FIG. 9 is a block diagram of a modification of the monitoring equipment similar to that shown in FIG. 7, including a left rail near wheel reference accelerometer 40 and a left rail near wheel relative position sensing device 44, as well as a left rail mid-wheel reference accelerometer 41 and a left mid-wheel relative position device 45. A right rail near wheel reference accelerometer 42 and a right rail near wheel relative position sensing device 46 are mounted near the wheel to engage the right rail, and a right rail mid-wheel reference accelerometer 43 and a right rail mid-wheel relative position device 47 are mounted at the center of the vehicle. An odometer l6 provides an input to the recorder also.
The invention described thusfar consists of sensors and accelerometers and a recorder so as to record the information from the sensors for later playback and analysis. It also is to be understood that the recorder could be eliminated and that the information could be directly supplied to a computer for real time analysis and display of the information. Such a system is illustrated in FIG. 10.
A computer 51 receives input from a left rail near wheel sensor 53 and from a left rail mid-wheel sensor 54, as well as from a right rail near wheel sensor 55 and a right rail mid-wheel sensor 56. An odometer 16 also supplies an input to the computer 51. The mid-wheel sensors 54 and 56 supply information under minimum wheel loading, wherein the sensors 53 and 55 supply information under maximum wheel loading. The odometer, of course, provides information as to the position of the monitor along the length of the rail. The information from the sensors of FIG. may be in any of several different forms. Such information may consist of horizontal and vertical components of acceleration as the sensor moves along the rail, or it may consist of horizontal and vertical components of acceleration of a portion of the monitoring system as the sensor moves along the track along with measurements of direction and distance to the rail from the accelerometers. The computer receives the information and first reduces it from the form provided by the sensors to an actual measurement of the position of the rail. For example, output of the accelerometer may be integrated so as to convert it into a velocity and then integrated again to convert it into a distance. The computer 51 may also perform mathematical operations such as calculating the relative positions of the two rails and/or calculating the relative deflection of each rail under maximum wheel loading as compared to minimum wheel loading. The computer 51 may also apply predetermined criteria based on established standards as to whether maintenance or repair work is needed and the urgency of such maintenance and repair. In addition, the computer may process the information into a desirable form for presentation on a display device 52. Also, the output from the computer may be recorded on the recorder 10 for future reference and analysis. Under certain circumstances, the computer 51 may forward the data from the sensors 53 through 56 to the recorder for later analysis.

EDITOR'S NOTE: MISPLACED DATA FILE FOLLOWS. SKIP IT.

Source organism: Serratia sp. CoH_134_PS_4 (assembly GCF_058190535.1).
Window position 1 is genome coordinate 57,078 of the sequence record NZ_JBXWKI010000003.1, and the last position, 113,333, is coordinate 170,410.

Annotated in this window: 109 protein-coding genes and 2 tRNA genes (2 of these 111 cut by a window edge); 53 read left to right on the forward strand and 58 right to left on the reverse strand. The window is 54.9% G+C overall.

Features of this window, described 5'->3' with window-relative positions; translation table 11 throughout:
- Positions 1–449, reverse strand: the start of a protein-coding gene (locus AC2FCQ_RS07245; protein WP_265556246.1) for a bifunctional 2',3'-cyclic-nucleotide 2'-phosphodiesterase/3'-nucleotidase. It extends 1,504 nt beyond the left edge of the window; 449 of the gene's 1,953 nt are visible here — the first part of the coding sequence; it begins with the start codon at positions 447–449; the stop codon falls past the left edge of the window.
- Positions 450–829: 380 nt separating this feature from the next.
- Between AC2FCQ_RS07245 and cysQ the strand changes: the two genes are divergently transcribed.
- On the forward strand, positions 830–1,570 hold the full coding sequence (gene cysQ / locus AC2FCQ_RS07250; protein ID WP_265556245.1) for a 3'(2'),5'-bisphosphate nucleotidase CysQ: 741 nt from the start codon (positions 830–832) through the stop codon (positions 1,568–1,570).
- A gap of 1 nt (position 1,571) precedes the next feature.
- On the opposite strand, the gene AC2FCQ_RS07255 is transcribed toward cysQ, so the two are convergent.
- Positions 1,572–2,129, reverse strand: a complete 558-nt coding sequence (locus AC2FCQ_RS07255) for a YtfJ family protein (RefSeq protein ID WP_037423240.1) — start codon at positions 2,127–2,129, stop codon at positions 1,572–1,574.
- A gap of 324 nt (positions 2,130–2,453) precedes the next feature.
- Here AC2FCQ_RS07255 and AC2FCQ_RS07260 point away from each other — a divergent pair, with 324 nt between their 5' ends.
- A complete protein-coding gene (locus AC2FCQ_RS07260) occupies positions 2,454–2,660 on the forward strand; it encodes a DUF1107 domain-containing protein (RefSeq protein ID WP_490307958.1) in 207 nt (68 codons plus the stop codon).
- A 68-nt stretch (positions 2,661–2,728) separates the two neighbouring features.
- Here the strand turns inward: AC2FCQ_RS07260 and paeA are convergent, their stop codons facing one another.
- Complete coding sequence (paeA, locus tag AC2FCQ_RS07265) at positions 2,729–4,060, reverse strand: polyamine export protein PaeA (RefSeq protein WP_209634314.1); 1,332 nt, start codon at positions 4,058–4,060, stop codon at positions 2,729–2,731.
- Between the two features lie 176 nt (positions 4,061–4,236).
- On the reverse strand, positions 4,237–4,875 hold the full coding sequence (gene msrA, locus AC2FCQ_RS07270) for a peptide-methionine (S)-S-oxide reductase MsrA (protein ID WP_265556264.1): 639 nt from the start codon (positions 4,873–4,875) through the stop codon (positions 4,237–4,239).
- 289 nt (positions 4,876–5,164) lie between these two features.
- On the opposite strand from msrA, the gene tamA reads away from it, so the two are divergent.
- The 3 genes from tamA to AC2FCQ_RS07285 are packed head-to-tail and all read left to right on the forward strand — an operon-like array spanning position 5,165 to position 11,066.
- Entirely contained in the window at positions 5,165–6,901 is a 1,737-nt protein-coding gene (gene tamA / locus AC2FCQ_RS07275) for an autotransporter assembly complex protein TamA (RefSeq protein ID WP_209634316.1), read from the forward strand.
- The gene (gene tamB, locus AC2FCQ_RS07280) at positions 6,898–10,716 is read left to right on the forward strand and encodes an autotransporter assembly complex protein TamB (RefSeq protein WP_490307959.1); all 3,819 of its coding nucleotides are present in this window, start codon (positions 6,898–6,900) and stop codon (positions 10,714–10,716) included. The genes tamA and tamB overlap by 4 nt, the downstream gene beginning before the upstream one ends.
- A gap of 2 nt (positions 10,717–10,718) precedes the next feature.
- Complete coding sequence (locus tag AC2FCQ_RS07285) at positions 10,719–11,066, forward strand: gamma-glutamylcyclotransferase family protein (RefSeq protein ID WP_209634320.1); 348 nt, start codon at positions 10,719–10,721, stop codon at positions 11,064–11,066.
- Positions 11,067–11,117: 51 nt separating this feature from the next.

FIG. 11 illustrates apparatus for providing an accelerometer 69 which is constrained by spring loading to follow the rail. The rail 60 has a foot 62 and a head 61 with a flange engaging side surface 64 and a load carrying surface 63. A spring loaded guide arm 66 carries an L-shaped following member having horizontal portion .67 and a vertical portion 68 which engages the flange side of the rail 64. The L-shaped member is supported by a ball joint 65. The accelerometer 69 is mounted on the portion 67 or any other portion of the L-shaped following member and measures acceleration as the rail guide moves along the rail.
Another view relative to the drawing of FIG. 11 shows that in addition to the vertical angle formed by the guide arm 66 in a plane perpendicular to the rail it also has a vertical angle in a plane parallel to the rail. It is principally this slant in the plane parallel to the rail that gives it the necessary freedom to move'up and down relative to the railroad car while the angle in the plane perpendicular to the rail is principally involved with the horizontal movement in a direction perpendicular to the rail.